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A hand-written note is one of those things that can stop me in my tracks and make me slow down for just a moment – It is at once antiquated and timely. And no other time of year gives us as many opportunities to write out a card to someone as this holiday season does.

image of a kameron vogt's journal with handwritten entry and a pen

My mom instilled this practice in me as a child. The weeks following Christmas and my birthday were for hand-writing thank you cards. I think I viewed it as one of those odd things that I dreaded on some level because it added to my list of things to do, but I also looked forward to it because I thought that the expression of gratitude and the connection it could create were meaningful.

I still write out thank you cards each Winter, thanks to my mom.

When my wife and I were first dating, we had to spend three months apart from each other. I thought that as I got older it wouldn’t seem like such a struggle, but I’m older now and it still feels like a freaking long time and no one could pay me enough to do it again.

To make it through our time apart, I decided to fill a journal with letters to Willow. I wrote her one letter each day so that by the end, I could give her something that would tangibly show how much she meant to me and how much I had thought of her during our time apart.

I could have typed them out and made a book, but it wouldn’t have been the same. Except for “You’ve Got Mail,” every romantic story relies on ink and paper, so ours would too.

Hand-writing a letter tells the recipient more than just what is actually written down on the paper. It tells them that you value them enough to go through the extra time and inconvenience (because it is inconvenient) and that you want to give them a little bright spot in their day where they can pause for a moment and enjoy one of the simpler pleasures of life.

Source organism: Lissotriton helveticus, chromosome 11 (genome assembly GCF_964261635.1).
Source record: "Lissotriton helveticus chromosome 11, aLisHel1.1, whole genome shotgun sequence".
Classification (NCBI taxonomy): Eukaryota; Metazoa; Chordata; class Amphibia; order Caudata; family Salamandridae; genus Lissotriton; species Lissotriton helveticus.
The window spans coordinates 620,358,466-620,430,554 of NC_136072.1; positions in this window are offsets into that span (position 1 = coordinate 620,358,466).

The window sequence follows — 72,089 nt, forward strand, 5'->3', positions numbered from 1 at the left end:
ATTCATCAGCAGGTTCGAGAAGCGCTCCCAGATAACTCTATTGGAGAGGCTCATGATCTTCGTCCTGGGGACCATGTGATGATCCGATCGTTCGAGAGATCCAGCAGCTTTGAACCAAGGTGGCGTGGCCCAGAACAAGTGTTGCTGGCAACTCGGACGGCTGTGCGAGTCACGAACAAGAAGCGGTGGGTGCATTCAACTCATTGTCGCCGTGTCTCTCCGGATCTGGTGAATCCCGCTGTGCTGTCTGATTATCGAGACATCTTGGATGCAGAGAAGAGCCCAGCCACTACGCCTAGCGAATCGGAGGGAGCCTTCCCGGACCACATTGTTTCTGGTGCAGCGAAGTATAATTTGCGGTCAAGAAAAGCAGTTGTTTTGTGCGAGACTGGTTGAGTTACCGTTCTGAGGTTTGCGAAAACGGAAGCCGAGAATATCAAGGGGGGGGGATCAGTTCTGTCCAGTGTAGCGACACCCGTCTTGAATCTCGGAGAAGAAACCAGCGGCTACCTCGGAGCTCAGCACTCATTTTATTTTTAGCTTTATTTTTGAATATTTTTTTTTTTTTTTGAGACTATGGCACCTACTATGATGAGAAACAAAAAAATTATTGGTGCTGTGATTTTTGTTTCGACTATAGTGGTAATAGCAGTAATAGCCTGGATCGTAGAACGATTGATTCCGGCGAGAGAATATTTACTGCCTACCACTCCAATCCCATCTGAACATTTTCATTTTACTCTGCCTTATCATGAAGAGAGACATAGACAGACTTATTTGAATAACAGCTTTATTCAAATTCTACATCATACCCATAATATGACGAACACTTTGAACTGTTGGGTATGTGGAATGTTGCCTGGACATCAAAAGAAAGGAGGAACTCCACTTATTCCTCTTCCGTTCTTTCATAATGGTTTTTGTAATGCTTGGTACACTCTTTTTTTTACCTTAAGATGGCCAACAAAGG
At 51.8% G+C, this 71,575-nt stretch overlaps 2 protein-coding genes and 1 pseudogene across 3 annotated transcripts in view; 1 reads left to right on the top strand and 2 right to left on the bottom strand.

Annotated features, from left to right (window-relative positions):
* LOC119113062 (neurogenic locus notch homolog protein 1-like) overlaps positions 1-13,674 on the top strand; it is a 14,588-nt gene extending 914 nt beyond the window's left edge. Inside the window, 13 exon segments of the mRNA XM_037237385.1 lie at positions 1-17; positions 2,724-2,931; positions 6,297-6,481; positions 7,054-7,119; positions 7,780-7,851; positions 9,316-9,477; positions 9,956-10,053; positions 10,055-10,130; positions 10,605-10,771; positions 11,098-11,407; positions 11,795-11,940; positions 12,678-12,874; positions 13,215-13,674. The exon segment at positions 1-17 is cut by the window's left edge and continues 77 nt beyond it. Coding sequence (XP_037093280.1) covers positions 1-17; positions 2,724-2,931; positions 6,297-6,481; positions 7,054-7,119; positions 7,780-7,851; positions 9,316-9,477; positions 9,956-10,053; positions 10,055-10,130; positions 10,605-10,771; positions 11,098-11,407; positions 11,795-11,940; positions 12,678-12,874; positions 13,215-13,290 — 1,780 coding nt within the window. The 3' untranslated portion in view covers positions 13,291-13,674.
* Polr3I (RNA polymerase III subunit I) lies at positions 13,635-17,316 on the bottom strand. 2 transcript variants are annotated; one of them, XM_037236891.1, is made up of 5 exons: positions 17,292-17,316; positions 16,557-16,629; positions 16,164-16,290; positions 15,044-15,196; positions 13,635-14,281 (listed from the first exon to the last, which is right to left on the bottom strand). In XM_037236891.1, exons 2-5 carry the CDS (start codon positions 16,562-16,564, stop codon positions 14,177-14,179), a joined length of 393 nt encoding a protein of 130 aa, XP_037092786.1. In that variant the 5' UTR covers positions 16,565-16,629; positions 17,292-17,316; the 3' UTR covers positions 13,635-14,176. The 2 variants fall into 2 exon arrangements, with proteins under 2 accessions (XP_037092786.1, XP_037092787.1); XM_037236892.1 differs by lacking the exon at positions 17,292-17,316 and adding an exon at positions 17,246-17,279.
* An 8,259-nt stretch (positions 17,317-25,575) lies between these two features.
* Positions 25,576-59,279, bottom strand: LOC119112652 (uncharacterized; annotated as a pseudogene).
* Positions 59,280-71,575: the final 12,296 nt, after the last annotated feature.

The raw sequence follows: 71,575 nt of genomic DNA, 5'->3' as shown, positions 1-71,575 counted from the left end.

My Aunt is an all-star when it comes to sending postcards. When I was in college, If there was a postcard in my mailbox, I knew exactly who it was from. She would send one from her road-trip to South Carolina or one from the local shop in town since it’s always nice to be reminded of home.

She wouldn’t write a lot on those postcards (you’ve only got room for about 11 words anyways), but the action spoke louder than anything she could have said. I knew that she was thinking of me and that she cared enough about me to let me know it – those things make a difference in a person’s life.

Like a sweater cuts the cold, a simple caring gesture can dispel the slow accumulation of loneliness.

image of kameron vogt's postcard and note that are handwritten

My dad writes in all caps – like an architect. When I was a kid, I remember thinking it was so messy, but so cool and confident too – dads have that effect on their little ones (Imbuing the ordinary with a special allure), so I am grateful that mine used his position in my life with care and integrity.

He gave me a book for my 13th birthday as a coming-of-age sort of gift. On the inside cover, he wrote a message about being proud of who I was becoming. You can’t underestimate the weight that it carries in a young person’s life to see those words written about them.

I still have the book and I still see his inscription from time to time – somehow it still affects me just like it did when I was 13.

When I graduated from high school, I decided to give every classmate a copy of Love Does by Bob Goff. I wrote a message to each person on the inside cover either expressing gratitude for our friendship or giving some word of encouragement about the unique gifts that they had as they began the next part of their journey into adulthood.

Thankfully I only had 28 classmates, otherwise I would have had to start this little exercise in March to finish on time.

At any rate, it still took a good amount of time to find the words I wanted to say to each person I had gone through the last four years of life with, but I wouldn’t change it. Sitting down to address each person as an individual, gave me a level of understanding and compassion for them that would have been hard to achieve any other way. It humanized our relationship and created a bond that recognized where we had been and the separate ways we would all soon be going.

I am not the most eloquent speaker yet, so for the really important moments – the ones where I want to get the words right – I am grateful for the written word and I am grateful for everything that it communicates.

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